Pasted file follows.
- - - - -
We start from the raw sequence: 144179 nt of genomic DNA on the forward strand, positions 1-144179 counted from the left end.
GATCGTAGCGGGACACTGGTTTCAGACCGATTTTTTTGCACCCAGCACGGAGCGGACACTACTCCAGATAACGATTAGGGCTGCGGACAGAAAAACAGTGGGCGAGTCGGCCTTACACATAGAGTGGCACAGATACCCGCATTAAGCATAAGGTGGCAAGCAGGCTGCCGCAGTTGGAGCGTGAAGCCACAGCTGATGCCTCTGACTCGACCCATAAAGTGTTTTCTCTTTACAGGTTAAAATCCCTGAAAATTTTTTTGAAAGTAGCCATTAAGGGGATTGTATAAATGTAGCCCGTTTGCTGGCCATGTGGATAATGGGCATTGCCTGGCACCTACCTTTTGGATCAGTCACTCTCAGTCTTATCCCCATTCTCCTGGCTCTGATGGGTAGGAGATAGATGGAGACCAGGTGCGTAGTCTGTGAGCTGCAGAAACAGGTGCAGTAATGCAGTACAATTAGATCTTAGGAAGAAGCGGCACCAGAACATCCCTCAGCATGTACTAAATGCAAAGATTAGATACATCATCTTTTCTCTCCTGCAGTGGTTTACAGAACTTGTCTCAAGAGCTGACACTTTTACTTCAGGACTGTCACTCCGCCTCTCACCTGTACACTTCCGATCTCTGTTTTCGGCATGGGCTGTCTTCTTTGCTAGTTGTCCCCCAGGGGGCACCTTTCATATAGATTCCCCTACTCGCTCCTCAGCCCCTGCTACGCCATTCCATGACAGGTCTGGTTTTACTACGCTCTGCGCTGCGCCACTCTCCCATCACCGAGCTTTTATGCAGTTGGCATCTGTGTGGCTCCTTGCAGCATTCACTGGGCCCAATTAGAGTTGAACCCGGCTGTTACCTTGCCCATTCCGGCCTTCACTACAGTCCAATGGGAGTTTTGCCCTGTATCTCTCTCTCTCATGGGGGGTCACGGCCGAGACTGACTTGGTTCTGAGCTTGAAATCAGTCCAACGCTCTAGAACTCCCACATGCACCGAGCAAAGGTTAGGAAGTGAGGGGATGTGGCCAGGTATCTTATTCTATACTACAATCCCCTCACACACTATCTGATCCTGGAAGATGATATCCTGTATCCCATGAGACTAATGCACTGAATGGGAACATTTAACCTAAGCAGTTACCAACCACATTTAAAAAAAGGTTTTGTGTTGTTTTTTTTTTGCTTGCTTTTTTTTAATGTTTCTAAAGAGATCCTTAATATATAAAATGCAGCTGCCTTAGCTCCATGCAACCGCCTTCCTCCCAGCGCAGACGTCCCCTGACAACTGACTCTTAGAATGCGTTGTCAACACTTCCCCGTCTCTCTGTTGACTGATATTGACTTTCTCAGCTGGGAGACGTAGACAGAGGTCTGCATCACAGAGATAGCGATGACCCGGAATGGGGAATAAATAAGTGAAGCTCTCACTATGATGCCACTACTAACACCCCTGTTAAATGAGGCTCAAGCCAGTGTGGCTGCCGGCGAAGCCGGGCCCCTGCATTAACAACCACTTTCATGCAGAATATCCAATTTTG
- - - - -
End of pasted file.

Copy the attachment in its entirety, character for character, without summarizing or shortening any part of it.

We start from the raw sequence: 144179 nt of genomic DNA on the forward strand, positions 1-144179 counted from the left end.
GATCGTAGCGGGACACTGGTTTCAGACCGATTTTTTTGCACCCAGCACGGAGCGGACACTACTCCAGATAACGATTAGGGCTGCGGACAGAAAAACAGTGGGCGAGTCGGCCTTACACATAGAGTGGCACAGATACCCGCATTAAGCATAAGGTGGCAAGCAGGCTGCCGCAGTTGGAGCGTGAAGCCACAGCTGATGCCTCTGACTCGACCCATAAAGTGTTTTCTCTTTACAGGTTAAAATCCCTGAAAATTTTTTTGAAAGTAGCCATTAAGGGGATTGTATAAATGTAGCCCGTTTGCTGGCCATGTGGATAATGGGCATTGCCTGGCACCTACCTTTTGGATCAGTCACTCTCAGTCTTATCCCCATTCTCCTGGCTCTGATGGGTAGGAGATAGATGGAGACCAGGTGCGTAGTCTGTGAGCTGCAGAAACAGGTGCAGTAATGCAGTACAATTAGATCTTAGGAAGAAGCGGCACCAGAACATCCCTCAGCATGTACTAAATGCAAAGATTAGATACATCATCTTTTCTCTCCTGCAGTGGTTTACAGAACTTGTCTCAAGAGCTGACACTTTTACTTCAGGACTGTCACTCCGCCTCTCACCTGTACACTTCCGATCTCTGTTTTCGGCATGGGCTGTCTTCTTTGCTAGTTGTCCCCCAGGGGGCACCTTTCATATAGATTCCCCTACTCGCTCCTCAGCCCCTGCTACGCCATTCCATGACAGGTCTGGTTTTACTACGCTCTGCGCTGCGCCACTCTCCCATCACCGAGCTTTTATGCAGTTGGCATCTGTGTGGCTCCTTGCAGCATTCACTGGGCCCAATTAGAGTTGAACCCGGCTGTTACCTTGCCCATTCCGGCCTTCACTACAGTCCAATGGGAGTTTTGCCCTGTATCTCTCTCTCTCATGGGGGGTCACGGCCGAGACTGACTTGGTTCTGAGCTTGAAATCAGTCCAACGCTCTAGAACTCCCACATGCACCGAGCAAAGGTTAGGAAGTGAGGGGATGTGGCCAGGTATCTTATTCTATACTACAATCCCCTCACACACTATCTGATCCTGGAAGATGATATCCTGTATCCCATGAGACTAATGCACTGAATGGGAACATTTAACCTAAGCAGTTACCAACCACATTTAAAAAAAGGTTTTGTGTTGTTTTTTTTTTGCTTGCTTTTTTTTAATGTTTCTAAAGAGATCCTTAATATATAAAATGCAGCTGCCTTAGCTCCATGCAACCGCCTTCCTCCCAGCGCAGACGTCCCCTGACAACTGACTCTTAGAATGCGTTGTCAACACTTCCCCGTCTCTCTGTTGACTGATATTGACTTTCTCAGCTGGGAGACGTAGACAGAGGTCTGCATCACAGAGATAGCGATGACCCGGAATGGGGAATAAATAAGTGAAGCTCTCACTATGATGCCACTACTAACACCCCTGTTAAATGAGGCTCAAGCCAGTGTGGCTGCCGGCGAAGCCGGGCCCCTGCATTAACAACCACTTTCATGCAGAATATCCAATTTTG